According to the Edelman and LinkedIn’s fourth annual
Thought Leadership Impact study
, the demand for B2B thought leadership has increased since the pandemic, but the market is oversaturated with poor quality content. The study is based on insights from nearly 3,600 business decision makers across a range of industries in the UK, USA, Canada, Singapore, Australia, and India.
The pandemic has caused a permanent shift in how business brands reach customers and prospects whilst simultaneously creating a tsunami of new thought leadership content. Despite this, 38% of business decision makers say the market is oversaturated and only 15% rate the quality of what they see as good or excellent.
“Quality content that is grounded in fresh insights, demonstrates personality and puts people at the centre of stories is more important now than ever. Professionals are actively looking for information and advice that’s genuinely worth sharing with colleagues,” says Andrew Mildren, Head of Business Marketing, Edelman UK & Ireland. “The data shows that the short-term benefits are better engagement and performance, more effective media spend and a higher quality of leads and customer interaction. Longer-term, we’ve found it results in companies being considered for more tenders, closing deals faster and earning the trust needed to charge a premium for their services.”
Self-education among B2B buyers, a trend well underway pre-pandemic, continues to gain traction. Research from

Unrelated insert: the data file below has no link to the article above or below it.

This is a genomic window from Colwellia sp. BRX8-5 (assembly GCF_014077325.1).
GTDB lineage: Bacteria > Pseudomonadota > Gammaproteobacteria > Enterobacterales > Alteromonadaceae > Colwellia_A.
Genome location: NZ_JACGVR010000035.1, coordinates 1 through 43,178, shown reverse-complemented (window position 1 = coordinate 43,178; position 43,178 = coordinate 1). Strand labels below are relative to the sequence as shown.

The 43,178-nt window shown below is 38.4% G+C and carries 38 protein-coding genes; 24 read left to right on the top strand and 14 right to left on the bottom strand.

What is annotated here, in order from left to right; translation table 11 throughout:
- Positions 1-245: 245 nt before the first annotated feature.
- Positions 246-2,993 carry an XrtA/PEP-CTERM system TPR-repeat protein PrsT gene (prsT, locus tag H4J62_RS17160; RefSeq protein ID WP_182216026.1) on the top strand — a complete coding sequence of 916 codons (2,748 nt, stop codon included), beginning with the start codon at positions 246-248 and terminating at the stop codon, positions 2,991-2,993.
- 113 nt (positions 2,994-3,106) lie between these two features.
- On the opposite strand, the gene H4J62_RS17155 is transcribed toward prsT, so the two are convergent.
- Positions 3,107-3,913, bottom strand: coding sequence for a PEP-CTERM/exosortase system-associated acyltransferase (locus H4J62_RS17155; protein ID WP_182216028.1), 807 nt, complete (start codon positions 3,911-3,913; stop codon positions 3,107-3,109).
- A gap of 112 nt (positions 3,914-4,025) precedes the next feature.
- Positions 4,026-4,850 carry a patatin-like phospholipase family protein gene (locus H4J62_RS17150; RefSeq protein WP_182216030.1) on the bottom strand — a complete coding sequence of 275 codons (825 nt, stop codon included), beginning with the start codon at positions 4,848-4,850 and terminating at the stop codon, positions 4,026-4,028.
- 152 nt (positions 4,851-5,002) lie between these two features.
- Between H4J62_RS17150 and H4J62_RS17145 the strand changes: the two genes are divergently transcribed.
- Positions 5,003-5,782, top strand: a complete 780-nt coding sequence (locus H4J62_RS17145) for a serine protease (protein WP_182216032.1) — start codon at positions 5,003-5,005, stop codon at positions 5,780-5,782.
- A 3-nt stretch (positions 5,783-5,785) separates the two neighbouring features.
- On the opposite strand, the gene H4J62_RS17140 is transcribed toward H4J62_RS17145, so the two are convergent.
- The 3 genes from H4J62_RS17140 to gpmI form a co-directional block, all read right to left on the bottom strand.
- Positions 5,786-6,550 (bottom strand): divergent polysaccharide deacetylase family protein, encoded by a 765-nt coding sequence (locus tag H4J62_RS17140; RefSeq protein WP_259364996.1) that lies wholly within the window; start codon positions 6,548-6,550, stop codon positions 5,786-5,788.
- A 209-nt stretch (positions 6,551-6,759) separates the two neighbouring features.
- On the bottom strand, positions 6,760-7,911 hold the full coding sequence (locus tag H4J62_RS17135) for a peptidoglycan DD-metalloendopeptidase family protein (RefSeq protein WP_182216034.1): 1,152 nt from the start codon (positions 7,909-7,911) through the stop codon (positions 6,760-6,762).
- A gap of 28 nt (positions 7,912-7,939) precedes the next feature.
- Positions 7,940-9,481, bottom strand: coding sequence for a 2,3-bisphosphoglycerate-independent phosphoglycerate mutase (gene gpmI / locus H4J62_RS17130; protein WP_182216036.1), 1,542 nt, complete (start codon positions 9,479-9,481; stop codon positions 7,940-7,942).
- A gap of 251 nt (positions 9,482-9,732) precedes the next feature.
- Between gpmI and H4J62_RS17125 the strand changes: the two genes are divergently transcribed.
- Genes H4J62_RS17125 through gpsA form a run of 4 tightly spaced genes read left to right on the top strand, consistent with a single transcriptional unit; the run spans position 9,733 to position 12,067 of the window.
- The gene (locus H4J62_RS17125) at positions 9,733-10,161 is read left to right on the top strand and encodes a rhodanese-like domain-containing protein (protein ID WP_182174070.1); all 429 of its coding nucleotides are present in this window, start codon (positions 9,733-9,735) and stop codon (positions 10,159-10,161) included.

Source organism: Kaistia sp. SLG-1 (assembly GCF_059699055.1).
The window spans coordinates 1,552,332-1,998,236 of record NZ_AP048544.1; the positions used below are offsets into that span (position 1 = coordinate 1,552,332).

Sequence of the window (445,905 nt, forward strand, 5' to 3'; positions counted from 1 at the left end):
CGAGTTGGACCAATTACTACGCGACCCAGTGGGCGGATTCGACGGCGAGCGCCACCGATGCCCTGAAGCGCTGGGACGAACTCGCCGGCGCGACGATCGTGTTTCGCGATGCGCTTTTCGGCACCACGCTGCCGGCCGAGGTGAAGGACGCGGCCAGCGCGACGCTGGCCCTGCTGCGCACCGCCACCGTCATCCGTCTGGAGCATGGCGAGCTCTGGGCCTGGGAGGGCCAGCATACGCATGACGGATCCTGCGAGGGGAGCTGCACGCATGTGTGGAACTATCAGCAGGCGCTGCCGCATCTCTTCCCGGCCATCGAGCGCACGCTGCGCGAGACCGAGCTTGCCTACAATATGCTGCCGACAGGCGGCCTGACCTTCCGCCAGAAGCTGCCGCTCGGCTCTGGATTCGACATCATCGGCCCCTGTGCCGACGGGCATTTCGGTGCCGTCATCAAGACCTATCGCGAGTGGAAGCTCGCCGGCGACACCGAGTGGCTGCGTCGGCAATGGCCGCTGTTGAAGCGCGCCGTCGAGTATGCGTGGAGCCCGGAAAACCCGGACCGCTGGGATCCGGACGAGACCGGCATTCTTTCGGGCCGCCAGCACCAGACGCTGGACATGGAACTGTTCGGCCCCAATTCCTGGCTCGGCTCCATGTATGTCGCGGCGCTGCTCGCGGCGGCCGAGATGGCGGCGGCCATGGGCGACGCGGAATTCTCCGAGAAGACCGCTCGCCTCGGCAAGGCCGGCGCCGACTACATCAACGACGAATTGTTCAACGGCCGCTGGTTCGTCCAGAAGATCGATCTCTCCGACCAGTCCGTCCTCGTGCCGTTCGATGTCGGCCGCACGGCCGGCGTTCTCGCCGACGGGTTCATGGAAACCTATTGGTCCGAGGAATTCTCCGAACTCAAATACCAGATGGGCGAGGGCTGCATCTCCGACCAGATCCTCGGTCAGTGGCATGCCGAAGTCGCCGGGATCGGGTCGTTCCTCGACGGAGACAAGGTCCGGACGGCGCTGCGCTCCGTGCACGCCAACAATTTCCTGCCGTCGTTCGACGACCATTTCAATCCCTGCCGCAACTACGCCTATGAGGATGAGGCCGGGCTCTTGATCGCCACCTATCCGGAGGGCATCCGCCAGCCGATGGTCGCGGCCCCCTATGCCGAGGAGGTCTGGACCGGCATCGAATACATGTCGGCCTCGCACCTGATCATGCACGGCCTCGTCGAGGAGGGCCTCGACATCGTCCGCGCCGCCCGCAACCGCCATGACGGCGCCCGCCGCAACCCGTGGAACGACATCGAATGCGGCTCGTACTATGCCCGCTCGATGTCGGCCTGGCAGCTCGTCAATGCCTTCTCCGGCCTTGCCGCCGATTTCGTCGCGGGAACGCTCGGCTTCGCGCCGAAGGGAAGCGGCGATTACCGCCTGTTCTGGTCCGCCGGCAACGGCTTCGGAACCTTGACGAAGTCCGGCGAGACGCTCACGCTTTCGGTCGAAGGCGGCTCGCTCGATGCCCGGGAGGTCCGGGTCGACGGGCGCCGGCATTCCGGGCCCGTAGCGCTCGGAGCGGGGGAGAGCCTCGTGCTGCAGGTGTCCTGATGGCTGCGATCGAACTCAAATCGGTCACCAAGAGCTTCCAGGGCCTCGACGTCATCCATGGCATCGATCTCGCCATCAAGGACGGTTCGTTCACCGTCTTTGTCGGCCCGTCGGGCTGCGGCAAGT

shows 83% of a typical B2B purchasing decision — researching solutions, ranking options and benchmarking pricing — happens before a buyer engages directly with a provider.
The in-person, one-to-one sales model is also fading away: B2B sales reps have access to just 5% of a customer’s time during their entire B2B buying journey. More decisions are being made digitally, and, according to
, 70-80% of B2B decision-makers prefer it this way.
Edelman and LinkedIn’s latest study also finds over half (51%) of c-suite executives are spending more time reading and watching thought leadership than before the pandemic began. The data reveals the important following preferences when it comes to highly valuable content:
- 81% of decision makers want provocative insights that challenge their assumptions rather than validation on their current thinking.
- 80% want thought leadership that includes 3rd party data from trusted sources rather than just proprietary insights from the publishing company.
- 77% are interested in hearing from deep subject matter experts delving into specialised topics over senior executives speaking to high-level business issues.
- 64% favour a more human, less formal tone of voice rather than an academic intellectual voice.
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